Seeing is believing: Recovering Abandoned Resources in a Green Way

Jun 16, 2017

Jingmen,Hubei Province----On June 5th, World Environment Day, UNDP teamed up with Green Manufacturing Co. (GEM) to increase the public’s awareness of the importance of proper recycling of e-wastes. An online live broadcast event exploring how e-waste can be dismantled in an environmental friendly way was broadcasted on Chinese social media platform Weibo.

With the acceleration of economic and technological growth, China has become one of the world’s largest producers and recipients of waste electrical and electronic devices (WEEE). Nevertheless, without proper recycling process most e-waste in China has historically been dismantled and treated in ways that can have a detrimental effect on the environment. For example, in some unregulated factories, e-waste will be burnt on an open fire or processed with chemical solutions to extract valuable metals. This can lead to the release of persistent organic pollutants (POPs) and other chemicals that cause the significant impacts to human health and the environment.

As part of a joint effort between United Nations Development Programme (UNDP) and Foreign Economic Cooperation Office Ministry of Environmental (FECO/MEP), with the support of the Global Environment Facility (GEF), the ‘environmentally sound management of e-wastes recycling’ project has been working on demonstrating environmentally friendly WEEE recycling, dismantling, treatment disposal processes.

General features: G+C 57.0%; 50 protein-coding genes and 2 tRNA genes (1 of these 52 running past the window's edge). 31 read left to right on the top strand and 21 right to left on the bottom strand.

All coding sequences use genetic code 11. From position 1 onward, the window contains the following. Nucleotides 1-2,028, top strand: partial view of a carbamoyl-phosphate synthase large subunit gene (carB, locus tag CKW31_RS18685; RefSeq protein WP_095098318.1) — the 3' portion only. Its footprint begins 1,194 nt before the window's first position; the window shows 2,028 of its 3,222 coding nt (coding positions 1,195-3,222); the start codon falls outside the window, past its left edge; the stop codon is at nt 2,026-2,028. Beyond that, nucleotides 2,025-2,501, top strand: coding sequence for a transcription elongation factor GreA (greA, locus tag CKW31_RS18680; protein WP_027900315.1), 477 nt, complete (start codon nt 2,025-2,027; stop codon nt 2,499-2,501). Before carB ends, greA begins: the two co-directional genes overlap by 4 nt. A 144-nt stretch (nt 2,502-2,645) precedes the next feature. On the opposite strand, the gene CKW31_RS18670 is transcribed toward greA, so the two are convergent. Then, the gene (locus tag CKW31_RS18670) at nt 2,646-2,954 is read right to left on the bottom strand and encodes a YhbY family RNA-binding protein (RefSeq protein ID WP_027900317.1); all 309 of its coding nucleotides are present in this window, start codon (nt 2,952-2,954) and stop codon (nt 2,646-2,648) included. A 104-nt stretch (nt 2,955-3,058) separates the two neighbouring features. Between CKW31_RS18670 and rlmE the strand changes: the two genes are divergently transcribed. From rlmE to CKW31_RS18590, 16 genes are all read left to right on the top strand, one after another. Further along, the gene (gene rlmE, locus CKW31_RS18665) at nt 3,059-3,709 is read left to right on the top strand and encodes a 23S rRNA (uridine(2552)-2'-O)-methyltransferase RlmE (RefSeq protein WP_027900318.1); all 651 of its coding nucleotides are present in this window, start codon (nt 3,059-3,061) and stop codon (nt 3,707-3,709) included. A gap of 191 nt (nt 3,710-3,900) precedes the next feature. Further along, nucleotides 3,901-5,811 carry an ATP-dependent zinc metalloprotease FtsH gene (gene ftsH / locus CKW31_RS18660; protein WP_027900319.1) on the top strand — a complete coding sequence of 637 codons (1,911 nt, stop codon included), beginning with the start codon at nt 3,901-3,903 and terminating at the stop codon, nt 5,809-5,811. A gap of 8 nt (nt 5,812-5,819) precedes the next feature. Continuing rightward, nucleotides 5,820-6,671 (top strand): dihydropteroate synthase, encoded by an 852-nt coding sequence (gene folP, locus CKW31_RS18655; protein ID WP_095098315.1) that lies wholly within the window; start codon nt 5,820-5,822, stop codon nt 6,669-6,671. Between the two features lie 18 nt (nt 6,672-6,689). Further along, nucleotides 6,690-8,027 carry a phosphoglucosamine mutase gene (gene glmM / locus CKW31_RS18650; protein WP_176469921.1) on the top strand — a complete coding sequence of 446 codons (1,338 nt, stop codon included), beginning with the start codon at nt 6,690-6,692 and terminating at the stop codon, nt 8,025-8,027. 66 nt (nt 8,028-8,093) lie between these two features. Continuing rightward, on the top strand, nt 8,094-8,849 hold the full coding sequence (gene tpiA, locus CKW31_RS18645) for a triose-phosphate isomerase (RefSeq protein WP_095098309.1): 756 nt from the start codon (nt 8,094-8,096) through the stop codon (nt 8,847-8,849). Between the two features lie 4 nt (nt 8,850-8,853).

The live broadcast event was carried out at one of the project’s demonstration company sites, GEM. The whole program documented the process of dismantling the waste electronic devices that are commonly seen in people’s daily life, including PCs, refrigerators and televisions, and how sustainable technology allows the reuse of the resources without further pollutant release. The live broadcast showed great success on Weibo, attracting over 140,000 viewers within the first 30 hours of launching the program.

The broadcast showed how online social media platforms can be harnessed to raise awareness of pressing environmental issues, prompting a variety of supportive responses from the public on action to reduce e-waste.

One viewer, “Luo”, commented that “I have many old electronic devices and their batteries set aside at home, such as cell-phone batteries, camera batteries. I dare not to throw them into the trashcans. There are so many types of e-wastes that could not be disposed properly and I would like to know where to send them and make sure they do not pollute the environment in the end”.

Zhang Yuping, vice president of GEM, who served as the “tour guide” during the Live Broadcast, expressed how this kind of programme can help the audience to understand the processes that happen behind the scenes at waste handling plants, presenting scenes in the factory that many viewers would otherwise not be aware of.

“We hope that a wider section of public can begin to understand the damage that inappropriate recycling of e-wastes can lead to,” said Zhang, “We are happy to join UNDP in efforts to promote proper management of e-waste, and hope more of the public can participate in efforts on environment protection, and declare a war against pollution.”

Rewatch the event on QQ and Weibo:

Or check out the full recording below!

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